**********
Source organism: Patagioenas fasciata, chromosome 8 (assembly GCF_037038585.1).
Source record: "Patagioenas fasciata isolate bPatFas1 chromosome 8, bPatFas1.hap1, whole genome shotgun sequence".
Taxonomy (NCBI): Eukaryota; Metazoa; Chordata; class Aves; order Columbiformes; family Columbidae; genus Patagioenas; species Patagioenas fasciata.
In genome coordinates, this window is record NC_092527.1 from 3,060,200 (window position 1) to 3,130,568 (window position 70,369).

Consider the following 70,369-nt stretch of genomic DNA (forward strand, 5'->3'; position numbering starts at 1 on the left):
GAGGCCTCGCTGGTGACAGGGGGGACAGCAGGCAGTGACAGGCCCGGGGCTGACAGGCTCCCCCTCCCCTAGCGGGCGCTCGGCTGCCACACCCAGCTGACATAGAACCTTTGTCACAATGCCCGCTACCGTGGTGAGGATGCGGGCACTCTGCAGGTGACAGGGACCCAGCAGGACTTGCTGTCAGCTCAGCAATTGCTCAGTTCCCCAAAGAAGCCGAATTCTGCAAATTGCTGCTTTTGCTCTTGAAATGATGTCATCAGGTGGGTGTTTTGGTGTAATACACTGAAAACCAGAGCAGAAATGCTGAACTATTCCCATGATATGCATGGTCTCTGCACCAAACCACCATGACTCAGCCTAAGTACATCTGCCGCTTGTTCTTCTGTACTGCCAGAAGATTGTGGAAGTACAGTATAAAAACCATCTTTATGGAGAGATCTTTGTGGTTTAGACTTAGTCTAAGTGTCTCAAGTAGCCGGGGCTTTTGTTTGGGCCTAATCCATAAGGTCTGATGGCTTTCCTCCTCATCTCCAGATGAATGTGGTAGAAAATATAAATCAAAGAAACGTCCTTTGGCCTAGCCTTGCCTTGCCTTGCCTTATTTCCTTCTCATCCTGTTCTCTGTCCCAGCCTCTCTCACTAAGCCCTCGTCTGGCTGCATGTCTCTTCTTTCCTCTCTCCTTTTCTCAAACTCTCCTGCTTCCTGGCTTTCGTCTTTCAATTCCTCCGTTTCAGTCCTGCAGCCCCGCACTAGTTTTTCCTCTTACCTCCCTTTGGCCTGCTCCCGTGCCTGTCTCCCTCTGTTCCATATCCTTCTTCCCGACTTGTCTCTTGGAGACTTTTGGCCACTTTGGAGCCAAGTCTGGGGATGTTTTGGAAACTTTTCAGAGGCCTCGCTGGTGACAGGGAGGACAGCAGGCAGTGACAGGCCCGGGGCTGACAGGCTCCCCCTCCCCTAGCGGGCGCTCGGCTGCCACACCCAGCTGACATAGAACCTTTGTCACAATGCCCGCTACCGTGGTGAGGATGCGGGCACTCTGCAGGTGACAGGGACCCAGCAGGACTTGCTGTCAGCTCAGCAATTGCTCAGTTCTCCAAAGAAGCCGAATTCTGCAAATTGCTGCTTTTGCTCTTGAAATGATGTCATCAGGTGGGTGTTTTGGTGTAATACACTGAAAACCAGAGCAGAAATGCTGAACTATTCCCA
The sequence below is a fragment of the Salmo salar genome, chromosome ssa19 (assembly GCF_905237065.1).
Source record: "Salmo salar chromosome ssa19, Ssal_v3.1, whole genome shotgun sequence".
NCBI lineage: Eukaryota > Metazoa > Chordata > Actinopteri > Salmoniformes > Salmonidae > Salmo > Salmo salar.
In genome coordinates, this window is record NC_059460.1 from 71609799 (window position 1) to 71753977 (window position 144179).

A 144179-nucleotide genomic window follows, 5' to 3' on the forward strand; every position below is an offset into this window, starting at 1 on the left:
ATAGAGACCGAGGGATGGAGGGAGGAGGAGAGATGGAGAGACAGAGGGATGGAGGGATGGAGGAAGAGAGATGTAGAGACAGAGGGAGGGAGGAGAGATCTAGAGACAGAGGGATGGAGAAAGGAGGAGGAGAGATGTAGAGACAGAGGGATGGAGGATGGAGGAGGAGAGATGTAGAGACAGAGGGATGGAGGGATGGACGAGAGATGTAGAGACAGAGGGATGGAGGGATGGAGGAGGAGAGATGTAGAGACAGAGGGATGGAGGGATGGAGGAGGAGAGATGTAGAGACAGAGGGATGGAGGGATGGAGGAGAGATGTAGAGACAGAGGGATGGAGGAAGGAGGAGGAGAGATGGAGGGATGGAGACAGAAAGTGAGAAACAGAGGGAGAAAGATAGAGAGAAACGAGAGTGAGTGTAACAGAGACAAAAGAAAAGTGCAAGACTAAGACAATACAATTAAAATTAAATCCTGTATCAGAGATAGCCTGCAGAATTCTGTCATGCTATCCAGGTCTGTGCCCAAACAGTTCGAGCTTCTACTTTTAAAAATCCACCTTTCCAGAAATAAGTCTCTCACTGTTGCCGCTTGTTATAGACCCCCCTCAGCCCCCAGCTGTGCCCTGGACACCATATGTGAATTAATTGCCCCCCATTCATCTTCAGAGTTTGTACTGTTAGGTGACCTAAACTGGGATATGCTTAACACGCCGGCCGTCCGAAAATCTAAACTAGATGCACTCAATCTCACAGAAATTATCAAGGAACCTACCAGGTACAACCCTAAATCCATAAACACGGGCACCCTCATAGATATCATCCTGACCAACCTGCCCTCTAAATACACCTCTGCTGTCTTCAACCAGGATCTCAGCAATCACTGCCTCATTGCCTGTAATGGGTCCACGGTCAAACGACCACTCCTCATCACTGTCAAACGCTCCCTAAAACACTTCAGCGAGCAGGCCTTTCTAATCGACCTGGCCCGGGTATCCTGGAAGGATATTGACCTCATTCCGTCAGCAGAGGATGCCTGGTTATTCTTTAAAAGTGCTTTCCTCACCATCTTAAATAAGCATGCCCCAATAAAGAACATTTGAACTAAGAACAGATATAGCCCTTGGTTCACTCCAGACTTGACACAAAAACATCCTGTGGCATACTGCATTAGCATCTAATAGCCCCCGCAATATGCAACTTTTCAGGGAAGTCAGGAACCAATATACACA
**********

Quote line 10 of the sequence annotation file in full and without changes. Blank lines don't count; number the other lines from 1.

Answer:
In genome coordinates, this window is record NC_059460.1 from 71609799 (window position 1) to 71753977 (window position 144179).